I’ve never seen such an admirable vegetable!


  30. I love the newest version as it does an amazing job at proving you can have sensuality and romance between two people who NEVER EVEN TOUCH EACH OTHER. The scene where Darcy is walking across the field ~ he is suddenly an amazingly attractive man, where at the beginning of the movie we who were watching it thought, “eh ~ really?” And because we, the audience, know the plot it just makes the scene fill with sensual-ness (is that a word) that much more. Yeow!

    Our hands-down P&P favorite is the “Utah” version ~ set in Provo. This is happily next to the other version on our shelf, but we love love love this one so much that there are quotes from it that have made it into our family vernacular.

  31. I love, love, love the Kiera Knightley version of P&P myself. I saw it before I saw the A&E version, so I think that’s why. I think the mom and dad are perfectly cast in the more recent one, and I adore the music. Great post!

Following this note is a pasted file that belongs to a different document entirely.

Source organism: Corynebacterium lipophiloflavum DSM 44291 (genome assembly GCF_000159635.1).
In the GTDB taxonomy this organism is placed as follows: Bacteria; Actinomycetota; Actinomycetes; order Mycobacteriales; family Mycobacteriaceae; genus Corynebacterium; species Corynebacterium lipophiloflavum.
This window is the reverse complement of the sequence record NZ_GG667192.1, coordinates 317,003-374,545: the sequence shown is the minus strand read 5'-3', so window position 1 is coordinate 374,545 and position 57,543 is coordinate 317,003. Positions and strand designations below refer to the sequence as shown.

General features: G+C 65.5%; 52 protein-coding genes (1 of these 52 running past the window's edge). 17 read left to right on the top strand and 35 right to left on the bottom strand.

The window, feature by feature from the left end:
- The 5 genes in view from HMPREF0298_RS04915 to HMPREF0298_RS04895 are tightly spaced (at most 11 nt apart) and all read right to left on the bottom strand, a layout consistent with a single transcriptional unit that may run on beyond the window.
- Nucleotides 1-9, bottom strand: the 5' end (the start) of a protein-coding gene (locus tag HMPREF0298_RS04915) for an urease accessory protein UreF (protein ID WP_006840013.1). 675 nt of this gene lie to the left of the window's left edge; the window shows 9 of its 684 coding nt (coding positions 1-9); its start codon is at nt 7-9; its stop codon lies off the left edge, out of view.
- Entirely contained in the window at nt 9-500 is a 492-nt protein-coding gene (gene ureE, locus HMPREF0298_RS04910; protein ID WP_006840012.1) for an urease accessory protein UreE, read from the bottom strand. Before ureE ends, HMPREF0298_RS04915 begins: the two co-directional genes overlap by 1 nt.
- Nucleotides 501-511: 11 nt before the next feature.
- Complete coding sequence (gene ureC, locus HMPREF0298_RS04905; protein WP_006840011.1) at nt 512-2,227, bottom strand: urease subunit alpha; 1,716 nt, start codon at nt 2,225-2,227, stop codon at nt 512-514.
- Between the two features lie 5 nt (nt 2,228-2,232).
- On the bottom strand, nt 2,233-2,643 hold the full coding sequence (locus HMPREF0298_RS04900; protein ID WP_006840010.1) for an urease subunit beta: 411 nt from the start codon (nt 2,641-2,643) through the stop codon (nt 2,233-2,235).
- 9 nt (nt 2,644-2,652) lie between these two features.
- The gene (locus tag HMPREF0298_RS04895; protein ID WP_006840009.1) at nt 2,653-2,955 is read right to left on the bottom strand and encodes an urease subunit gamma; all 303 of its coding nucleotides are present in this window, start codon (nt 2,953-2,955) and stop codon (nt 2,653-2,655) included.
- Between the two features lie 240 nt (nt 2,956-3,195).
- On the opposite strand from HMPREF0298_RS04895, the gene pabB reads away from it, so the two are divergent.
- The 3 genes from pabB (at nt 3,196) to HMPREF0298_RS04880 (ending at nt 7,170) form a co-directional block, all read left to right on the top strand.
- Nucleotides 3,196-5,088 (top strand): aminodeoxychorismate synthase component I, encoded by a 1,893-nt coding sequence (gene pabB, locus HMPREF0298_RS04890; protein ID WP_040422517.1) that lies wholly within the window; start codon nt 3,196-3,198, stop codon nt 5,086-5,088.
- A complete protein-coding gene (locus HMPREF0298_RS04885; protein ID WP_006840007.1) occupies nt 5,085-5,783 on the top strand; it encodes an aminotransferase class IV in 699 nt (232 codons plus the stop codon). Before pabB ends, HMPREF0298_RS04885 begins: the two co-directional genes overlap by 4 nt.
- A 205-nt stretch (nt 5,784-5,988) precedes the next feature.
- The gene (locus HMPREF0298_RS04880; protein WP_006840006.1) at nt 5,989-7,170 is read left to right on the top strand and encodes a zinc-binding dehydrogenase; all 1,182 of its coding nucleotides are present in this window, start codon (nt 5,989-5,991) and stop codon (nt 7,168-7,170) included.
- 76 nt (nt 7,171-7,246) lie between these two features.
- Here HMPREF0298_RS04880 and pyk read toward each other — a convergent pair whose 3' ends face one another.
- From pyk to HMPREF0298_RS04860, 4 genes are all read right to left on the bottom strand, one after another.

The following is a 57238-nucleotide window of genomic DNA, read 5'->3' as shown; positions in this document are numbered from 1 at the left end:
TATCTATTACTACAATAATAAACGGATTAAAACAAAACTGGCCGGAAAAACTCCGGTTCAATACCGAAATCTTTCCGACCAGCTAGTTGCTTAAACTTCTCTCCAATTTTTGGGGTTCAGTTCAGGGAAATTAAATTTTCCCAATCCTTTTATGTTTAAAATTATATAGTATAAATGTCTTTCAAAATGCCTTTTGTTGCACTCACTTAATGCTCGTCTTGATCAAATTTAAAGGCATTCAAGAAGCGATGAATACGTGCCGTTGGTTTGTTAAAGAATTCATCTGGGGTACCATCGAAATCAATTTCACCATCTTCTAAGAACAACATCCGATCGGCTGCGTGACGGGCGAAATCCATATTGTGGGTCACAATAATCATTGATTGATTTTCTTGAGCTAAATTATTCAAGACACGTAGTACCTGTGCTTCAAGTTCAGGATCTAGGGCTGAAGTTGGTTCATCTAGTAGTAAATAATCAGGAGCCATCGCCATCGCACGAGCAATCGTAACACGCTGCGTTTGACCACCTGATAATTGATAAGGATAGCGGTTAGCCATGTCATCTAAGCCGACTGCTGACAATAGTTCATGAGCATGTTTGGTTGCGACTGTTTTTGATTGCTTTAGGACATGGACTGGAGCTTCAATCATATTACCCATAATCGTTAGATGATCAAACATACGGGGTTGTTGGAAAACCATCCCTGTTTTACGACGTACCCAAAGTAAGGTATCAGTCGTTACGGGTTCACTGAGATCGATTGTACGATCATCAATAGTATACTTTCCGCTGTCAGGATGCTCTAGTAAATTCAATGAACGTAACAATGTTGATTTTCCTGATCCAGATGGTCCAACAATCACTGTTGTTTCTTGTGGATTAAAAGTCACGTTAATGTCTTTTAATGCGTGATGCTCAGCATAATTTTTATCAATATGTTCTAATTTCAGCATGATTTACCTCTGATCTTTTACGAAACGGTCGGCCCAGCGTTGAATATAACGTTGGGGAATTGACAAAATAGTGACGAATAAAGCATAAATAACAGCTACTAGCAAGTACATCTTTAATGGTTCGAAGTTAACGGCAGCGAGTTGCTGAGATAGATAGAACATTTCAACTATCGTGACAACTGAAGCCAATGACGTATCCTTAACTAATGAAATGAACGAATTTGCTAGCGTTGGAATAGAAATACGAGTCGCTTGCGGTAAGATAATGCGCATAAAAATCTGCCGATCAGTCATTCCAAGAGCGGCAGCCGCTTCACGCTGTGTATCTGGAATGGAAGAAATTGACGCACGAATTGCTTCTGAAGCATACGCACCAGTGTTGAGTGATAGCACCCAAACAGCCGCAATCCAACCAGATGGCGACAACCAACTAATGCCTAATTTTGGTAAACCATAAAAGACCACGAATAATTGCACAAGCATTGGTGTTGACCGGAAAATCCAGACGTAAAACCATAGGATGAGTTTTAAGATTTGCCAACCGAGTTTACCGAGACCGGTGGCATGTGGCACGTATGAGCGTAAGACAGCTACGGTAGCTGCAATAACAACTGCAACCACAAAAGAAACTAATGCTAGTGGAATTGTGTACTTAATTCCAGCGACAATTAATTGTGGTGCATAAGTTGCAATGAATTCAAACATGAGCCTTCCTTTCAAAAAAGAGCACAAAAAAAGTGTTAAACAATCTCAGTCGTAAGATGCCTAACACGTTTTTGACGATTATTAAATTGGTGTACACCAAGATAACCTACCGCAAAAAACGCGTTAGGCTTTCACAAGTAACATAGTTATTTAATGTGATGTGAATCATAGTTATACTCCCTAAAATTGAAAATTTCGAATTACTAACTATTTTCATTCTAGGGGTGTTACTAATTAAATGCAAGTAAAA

32. Alright, I don’t mean to be picky but I feel compelled to point out that Jane Austen and her works are not Victorian. Jane lived and wrote long before the Victorian era. Her works are generally considered Regency (when the Prince Regent was ruling before his crazy dad, King George died and he became king) but the early ones were technically written in the Georgian period.
    I am far from an Austen scholar but thought I’d point it out. Regency and Victorian eras were vastly different culturally speaking.
    As far as the movies go, 1995 is my favorite but the one from the 1980s is pretty good at interpreting the novel. But frankly I think too many people (women) are Dacry crazy when Henry Tilney is *the* dreamiest Austen hero! Funny, witty, smart (and he actually talks to people!) 😛